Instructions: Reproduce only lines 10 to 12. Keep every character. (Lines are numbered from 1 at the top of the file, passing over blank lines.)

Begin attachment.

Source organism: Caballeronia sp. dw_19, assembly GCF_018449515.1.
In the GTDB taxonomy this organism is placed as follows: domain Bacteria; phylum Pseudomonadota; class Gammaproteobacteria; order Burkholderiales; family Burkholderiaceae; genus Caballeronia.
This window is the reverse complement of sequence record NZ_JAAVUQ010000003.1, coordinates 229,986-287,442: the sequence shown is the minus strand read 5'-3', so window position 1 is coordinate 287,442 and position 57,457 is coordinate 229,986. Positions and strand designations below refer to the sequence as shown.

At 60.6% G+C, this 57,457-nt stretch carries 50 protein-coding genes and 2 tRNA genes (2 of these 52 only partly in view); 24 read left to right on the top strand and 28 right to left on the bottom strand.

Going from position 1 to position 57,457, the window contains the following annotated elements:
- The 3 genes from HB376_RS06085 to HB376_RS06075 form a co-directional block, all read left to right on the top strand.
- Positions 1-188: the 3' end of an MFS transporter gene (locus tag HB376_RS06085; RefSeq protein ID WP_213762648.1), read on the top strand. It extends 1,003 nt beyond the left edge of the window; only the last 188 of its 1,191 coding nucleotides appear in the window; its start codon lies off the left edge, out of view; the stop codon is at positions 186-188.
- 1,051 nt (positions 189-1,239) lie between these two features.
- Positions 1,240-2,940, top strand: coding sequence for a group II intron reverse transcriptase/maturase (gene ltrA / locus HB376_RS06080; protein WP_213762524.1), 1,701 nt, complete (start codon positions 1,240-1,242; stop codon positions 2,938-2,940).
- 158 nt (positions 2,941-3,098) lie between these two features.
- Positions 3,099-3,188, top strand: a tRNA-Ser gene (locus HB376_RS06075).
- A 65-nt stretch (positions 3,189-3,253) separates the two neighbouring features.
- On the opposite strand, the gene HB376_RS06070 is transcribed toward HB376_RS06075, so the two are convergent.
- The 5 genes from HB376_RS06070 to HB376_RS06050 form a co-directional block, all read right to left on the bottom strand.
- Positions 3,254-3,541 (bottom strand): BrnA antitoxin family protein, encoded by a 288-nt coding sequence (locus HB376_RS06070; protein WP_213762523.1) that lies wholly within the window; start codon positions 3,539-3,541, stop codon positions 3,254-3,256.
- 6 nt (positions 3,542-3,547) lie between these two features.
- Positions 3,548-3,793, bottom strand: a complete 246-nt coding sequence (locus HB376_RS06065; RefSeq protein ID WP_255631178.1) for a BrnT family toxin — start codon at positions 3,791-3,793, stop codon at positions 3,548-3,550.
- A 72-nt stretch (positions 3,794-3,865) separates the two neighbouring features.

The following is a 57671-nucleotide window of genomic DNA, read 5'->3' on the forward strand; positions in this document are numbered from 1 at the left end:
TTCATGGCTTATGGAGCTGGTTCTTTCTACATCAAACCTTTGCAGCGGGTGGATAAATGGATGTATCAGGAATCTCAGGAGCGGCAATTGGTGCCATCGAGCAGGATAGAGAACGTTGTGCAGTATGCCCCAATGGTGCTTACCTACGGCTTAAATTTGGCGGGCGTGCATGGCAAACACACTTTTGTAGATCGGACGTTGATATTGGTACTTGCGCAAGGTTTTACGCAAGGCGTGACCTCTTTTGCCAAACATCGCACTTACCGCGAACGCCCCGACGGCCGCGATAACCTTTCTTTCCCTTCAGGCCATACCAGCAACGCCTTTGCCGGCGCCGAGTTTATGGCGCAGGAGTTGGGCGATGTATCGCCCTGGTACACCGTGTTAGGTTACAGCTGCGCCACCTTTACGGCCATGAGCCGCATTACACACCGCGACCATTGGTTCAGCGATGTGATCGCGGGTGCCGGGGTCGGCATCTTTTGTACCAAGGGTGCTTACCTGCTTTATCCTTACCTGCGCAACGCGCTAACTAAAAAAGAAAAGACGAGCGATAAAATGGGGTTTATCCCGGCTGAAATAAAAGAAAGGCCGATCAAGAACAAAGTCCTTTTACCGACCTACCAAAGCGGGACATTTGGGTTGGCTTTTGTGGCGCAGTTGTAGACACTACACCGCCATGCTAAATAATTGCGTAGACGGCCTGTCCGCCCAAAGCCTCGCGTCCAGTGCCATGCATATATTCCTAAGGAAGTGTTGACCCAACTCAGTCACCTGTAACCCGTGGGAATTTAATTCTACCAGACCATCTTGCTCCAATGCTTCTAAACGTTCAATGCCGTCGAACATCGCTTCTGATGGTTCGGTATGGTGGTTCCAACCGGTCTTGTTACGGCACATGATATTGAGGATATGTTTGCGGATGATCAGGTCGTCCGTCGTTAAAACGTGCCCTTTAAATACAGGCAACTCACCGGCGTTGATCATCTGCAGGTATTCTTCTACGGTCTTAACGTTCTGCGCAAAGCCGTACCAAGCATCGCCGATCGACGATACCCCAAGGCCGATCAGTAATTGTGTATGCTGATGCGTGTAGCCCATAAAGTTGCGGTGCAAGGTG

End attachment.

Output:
- 158 nt (positions 2,941-3,098) lie between these two features.
- Positions 3,099-3,188, top strand: a tRNA-Ser gene (locus HB376_RS06075).
- A 65-nt stretch (positions 3,189-3,253) separates the two neighbouring features.